Millennial Job-Hopping Myth Busted by New Research

The results are both valuable and concerning for CEOs, often led to believe that millennials have unique qualities compared to previous generations that make them harder to attract and retain.

GettyImages-498941586-compressorThough many questionnaires suggest younger people like to play it loose with employers, new British research indicates a continuing hangover left by the financial crisis is forcing many to stay put. And they’re loyalty isn’t even earning them extra money.

Millennials in the UK have been about 30% less likely to move jobs in their 20s than generation X before them, according to a study by The Resolution Foundation, an independent research and policy organization.

The results appear to be at odds with various other polls that suggest millennials like to job hop. A survey conducted last year in the U.S. by Gallup, for example, found 21% of millennials said they’d changed jobs in the past year—three times more than the number of non-millennials.

“The finding that millennials who have entered work so far have made no earnings progress on generation X before them is a cause for concern.

Importantly, however, the survey didn’t compare how often millennials had changed jobs compared to young people in previous decades.

Other polls have shown that a great number of millennials intend to change jobs, without following up to check if they’d actually taken the plunge.

U.S. census data appears to back up the British research. An analysis of it conducted in 2014 by The Washington Post indicated that millennials were indeed sticking with their jobs longer than their counterparts did a decade before.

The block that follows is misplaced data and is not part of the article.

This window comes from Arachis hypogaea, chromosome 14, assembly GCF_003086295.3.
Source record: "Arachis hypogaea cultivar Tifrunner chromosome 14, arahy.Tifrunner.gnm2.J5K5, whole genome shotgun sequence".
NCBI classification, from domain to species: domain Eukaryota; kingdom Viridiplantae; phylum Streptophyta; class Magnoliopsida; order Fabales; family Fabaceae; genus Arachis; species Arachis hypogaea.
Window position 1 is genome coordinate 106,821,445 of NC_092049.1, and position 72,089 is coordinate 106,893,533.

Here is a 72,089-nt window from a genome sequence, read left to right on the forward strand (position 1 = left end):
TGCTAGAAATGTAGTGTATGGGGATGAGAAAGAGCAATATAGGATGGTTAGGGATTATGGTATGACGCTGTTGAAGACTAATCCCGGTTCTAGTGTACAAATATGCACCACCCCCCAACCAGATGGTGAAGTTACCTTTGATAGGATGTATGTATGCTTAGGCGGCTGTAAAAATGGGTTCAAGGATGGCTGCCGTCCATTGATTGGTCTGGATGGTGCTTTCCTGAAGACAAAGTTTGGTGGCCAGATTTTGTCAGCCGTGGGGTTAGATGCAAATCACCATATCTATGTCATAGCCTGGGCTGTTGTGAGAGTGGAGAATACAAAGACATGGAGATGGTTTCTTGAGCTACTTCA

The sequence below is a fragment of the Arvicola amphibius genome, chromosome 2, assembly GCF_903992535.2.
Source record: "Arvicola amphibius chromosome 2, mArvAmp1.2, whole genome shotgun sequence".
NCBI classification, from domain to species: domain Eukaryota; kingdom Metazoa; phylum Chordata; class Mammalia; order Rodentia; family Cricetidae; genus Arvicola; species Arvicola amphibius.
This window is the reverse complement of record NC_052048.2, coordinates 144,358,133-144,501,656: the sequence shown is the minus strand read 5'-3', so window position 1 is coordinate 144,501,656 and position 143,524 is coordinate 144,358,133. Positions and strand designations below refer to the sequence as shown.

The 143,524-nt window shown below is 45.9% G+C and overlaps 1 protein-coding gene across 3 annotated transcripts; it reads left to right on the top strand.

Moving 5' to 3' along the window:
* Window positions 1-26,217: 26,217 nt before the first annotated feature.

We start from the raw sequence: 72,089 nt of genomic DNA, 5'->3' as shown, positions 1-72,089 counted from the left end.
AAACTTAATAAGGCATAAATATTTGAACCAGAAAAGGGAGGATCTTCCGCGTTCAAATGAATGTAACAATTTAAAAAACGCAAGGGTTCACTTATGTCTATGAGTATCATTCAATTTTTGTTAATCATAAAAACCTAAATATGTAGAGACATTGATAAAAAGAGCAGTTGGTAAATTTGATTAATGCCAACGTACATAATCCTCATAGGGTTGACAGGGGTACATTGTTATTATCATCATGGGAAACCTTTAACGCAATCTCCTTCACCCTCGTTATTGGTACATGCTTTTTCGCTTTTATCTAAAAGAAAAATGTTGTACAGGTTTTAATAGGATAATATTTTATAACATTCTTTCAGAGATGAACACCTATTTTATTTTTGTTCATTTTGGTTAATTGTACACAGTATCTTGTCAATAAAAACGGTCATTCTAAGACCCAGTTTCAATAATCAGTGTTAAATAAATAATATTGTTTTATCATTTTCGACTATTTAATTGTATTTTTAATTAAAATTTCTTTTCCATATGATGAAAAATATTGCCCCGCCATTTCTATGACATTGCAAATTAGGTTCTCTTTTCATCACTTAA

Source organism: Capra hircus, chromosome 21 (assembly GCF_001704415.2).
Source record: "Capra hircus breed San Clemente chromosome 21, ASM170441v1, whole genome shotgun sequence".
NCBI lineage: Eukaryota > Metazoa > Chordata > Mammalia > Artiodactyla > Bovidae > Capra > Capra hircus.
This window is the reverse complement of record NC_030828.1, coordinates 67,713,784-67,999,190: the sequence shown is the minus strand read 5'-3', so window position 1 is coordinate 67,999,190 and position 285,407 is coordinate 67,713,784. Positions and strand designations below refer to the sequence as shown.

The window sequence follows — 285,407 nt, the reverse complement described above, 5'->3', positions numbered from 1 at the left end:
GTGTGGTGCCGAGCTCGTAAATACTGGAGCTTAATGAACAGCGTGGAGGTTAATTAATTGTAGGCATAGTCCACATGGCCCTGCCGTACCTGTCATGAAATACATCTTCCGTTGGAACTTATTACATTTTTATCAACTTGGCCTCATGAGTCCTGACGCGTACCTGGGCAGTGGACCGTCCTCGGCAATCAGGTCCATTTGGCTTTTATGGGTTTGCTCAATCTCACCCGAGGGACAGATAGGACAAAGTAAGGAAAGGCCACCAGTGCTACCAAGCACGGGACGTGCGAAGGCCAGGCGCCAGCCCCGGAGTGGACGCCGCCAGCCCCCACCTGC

This tendency to avoid jumping ship is bad news for pay progression, given that the typical raise for someone moving jobs in their mid-20s is around 15%, according to The Resolution Foundation.

And for those staying at the same company for many years, it appears annual pay rises have fallen dramatically, too. British workers born between 1981 and 1985 who had been with their firms for five years or more experienced annual pay rises of next to nothing, compared with around 4% for peers 10 years younger.

Young British men are now earning £12,500 less in their 20s than the generation before them, partly as a result of taking on low-paid jobs previously done by women, the foundation found.

“Jobs and pay clearly play a central and interconnected role in this wider question of intergenerational living standards,” the foundation said. “On this basis, the finding that millennials who have entered work so far have made no earnings progress on generation X before them is a cause for concern.”


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